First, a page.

The four men contrast in their styles and priorities, but they also have a few things in common. All four are bachelors, which means only that they can devote truly extraordinary amounts of time to their roles. Moore flies home to B.C. every weekend and, as lead political minister for a province that has increasingly become a Conservative bastion, logs a lot of road time up and down the coast.

Kenney left the Conservative war room in this spring’s campaign after spending three campaigns helping to run the joint, in part because it was impractical to hope he would ever match a campaign’s rise-and-shine schedule. Kenney is a champion night owl, rarely up before 11 a.m., but often sending emails to colleagues long past 4 a.m.

Which means Kenney usually gets to bed at about the same time Nigel Wright is hitting the pavement for a morning run that often covers the length of a half-marathon. “Driven” is the adjective most often used to describe Wright, along with “modest.” “He could be sitting in that chair over there,” the Conservative ministerial staffer said, “and you wouldn’t notice him.” Together, Kenney the night owl and Wright the morning runner ensure essentially round-the-clock alertness for this government, as though it were outsourcing part of its workload each night to India.

This is not the same as saying Harper has a firm policy of hiring only armies of bachelors to do his bidding. His previous communications director, Dimitri Soudas, and his wife had three children during his nine years on Harper’s staff; he made a point of resigning in time to walk his daughter Georgia to her first day of school on Sept. 6. Young Conservative staffers have, on balance, been likelier to marry off and start families at a young age than their Liberal predecessors a decade earlier.

But infinite flexibility and a bottomless appetite for work do help one get ahead in Harper’s Ottawa. Both will be needed this autumn and in the years ahead. Nobody is entirely sure how the new majority government will change things, but no Conservative is expecting a free ride.

“A majority government does not mean easy sailing for our government,” Moore wrote in an exchange of emails with Maclean’s. “We have an ambitious official Opposition, a smaller but experienced Liberal party, a base that expects results, and the general public who is anxious about the economy.”

Harper made it clear during the campaign that he needs to balance the budget, though he was relentlessly unclear about how he’ll do it. “Choices will be made that won’t be popular to some,” Moore wrote, “so ministers will have to know their files, defend their choices, and communicate our decisions.”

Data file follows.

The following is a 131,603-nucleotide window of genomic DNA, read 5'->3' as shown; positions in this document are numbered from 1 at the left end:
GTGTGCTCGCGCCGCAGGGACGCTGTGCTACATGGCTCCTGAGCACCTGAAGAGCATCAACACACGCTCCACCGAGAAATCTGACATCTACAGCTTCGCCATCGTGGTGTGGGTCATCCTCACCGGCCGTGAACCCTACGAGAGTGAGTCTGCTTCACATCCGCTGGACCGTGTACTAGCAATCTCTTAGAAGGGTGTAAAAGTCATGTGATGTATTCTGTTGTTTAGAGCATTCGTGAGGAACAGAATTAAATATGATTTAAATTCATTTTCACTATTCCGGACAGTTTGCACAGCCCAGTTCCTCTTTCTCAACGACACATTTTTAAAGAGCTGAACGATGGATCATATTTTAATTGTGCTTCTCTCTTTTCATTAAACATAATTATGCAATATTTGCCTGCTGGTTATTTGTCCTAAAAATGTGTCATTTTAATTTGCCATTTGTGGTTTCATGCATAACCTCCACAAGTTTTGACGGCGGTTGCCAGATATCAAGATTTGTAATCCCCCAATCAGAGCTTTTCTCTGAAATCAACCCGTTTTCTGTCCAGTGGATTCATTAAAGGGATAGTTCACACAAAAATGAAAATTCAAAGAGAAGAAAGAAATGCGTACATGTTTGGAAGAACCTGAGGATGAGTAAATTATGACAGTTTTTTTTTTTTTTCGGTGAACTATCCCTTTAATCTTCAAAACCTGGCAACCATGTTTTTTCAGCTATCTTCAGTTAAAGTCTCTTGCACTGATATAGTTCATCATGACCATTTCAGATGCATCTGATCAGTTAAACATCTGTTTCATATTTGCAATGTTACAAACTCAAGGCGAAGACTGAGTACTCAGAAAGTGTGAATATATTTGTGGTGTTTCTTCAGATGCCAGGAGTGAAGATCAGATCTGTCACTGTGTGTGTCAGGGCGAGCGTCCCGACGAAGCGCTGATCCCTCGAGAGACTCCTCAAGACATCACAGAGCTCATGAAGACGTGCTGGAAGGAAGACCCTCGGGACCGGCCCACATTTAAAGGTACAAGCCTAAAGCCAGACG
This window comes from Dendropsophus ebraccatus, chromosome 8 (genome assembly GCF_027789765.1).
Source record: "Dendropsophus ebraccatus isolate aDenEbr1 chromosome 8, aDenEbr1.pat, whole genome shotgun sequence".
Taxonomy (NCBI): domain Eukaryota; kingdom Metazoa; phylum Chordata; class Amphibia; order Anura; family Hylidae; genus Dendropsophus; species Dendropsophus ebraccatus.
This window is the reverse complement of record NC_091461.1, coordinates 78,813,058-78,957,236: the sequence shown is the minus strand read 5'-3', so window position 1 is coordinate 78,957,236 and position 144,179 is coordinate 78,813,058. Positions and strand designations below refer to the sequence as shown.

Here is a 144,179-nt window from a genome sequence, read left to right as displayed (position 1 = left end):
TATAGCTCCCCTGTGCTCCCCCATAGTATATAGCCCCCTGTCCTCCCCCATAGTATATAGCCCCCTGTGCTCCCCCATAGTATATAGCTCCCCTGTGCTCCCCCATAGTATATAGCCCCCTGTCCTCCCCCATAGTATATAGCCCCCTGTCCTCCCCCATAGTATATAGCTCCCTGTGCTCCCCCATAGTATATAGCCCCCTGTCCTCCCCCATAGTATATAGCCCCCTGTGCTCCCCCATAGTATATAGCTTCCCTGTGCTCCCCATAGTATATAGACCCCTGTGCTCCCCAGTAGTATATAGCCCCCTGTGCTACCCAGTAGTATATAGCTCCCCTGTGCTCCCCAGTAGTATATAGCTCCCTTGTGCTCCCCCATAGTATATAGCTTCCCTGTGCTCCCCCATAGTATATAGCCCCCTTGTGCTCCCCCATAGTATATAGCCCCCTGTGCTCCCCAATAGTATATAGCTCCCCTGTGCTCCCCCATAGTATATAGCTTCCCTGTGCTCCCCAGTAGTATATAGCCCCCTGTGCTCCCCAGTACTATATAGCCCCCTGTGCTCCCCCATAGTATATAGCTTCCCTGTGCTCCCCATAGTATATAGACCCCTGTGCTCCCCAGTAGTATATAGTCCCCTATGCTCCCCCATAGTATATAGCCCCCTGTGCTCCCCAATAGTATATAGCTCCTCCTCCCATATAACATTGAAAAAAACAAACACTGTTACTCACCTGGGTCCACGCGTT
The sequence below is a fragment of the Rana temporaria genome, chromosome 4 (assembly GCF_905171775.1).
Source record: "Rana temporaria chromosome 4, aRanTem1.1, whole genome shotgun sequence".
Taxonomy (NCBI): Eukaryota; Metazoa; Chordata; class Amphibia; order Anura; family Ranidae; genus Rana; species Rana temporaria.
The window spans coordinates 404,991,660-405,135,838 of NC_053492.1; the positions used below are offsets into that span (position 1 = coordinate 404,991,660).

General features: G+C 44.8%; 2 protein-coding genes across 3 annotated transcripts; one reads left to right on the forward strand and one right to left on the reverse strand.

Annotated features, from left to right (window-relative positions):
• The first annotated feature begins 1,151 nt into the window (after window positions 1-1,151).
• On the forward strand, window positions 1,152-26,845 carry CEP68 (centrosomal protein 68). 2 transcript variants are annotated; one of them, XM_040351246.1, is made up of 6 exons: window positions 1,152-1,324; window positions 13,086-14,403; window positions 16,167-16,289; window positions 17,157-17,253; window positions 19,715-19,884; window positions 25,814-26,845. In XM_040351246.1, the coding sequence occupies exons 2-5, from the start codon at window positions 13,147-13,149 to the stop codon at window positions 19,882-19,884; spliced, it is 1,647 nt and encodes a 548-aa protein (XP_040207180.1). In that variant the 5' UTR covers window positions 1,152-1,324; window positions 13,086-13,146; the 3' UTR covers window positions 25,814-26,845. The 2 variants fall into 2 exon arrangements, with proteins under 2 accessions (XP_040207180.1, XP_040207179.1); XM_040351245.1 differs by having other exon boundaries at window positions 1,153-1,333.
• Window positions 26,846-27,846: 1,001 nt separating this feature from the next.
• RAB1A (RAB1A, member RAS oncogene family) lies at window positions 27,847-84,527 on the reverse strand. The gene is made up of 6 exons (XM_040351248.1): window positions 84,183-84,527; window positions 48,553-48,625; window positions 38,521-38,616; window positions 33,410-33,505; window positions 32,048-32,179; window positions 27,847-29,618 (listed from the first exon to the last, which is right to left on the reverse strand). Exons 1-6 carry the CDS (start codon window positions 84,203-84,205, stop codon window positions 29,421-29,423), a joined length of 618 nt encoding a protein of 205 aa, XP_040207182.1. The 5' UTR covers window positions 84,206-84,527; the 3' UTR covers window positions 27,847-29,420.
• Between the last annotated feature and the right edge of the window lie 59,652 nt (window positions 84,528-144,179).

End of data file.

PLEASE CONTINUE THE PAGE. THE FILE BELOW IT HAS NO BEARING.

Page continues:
The main forum for those choices will be the little-understood cabinet committee structure of the Harper government. In a conscious decision to reduce the procedural confusion that characterized Paul Martin’s tenure as prime minister, Harper cut the number of cabinet committees drastically in 2006. Two central steering committees, operations and priorities and planning, control most of the business. At first only four policy committees met occasionally to feed ideas and proposals to the central committees. Now there are six.

Only four ministers—Kenney, Moore, Transportation Minister Denis Lebel and the government’s Senate den mother, Marjorie LeBreton—sit on both the operations and the priorities and planning committees. The full cabinet almost never meets. So if you want to find power in Harper’s Ottawa, read those committee lists.

The operations committee meets on Mondays. It’s for crisis management and hot topics. It is also where parliamentary strategy and the government’s public communications plans are discussed. In fact, one staffer said the PMO communications director often makes suggestions on communications plans to “ops,” which then decides whether to proceed as the nominal communications boss wants. It was the ops committee that met during the 2008 coalition crisis to figure out how Harper should handle the most dangerous threat he has yet faced to his hold on power.

Traditionally in Conservative governments, the deputy prime minister has been chairman of ops. Harper doesn’t designate deputy prime ministers, but he made Jim Prentice his ops chair from 2006 to 2010. Now that Prentice has left Ottawa to be a vice-president at CIBC, the new ops chair is Jason Kenney.

Priorities and planning, the so-called P&P, meets on Tuesdays, with the Prime Minister at the head of the table and LeBreton to his right. It tries to take a longer view. Its 13 members, several sources said, constitute “the real cabinet.”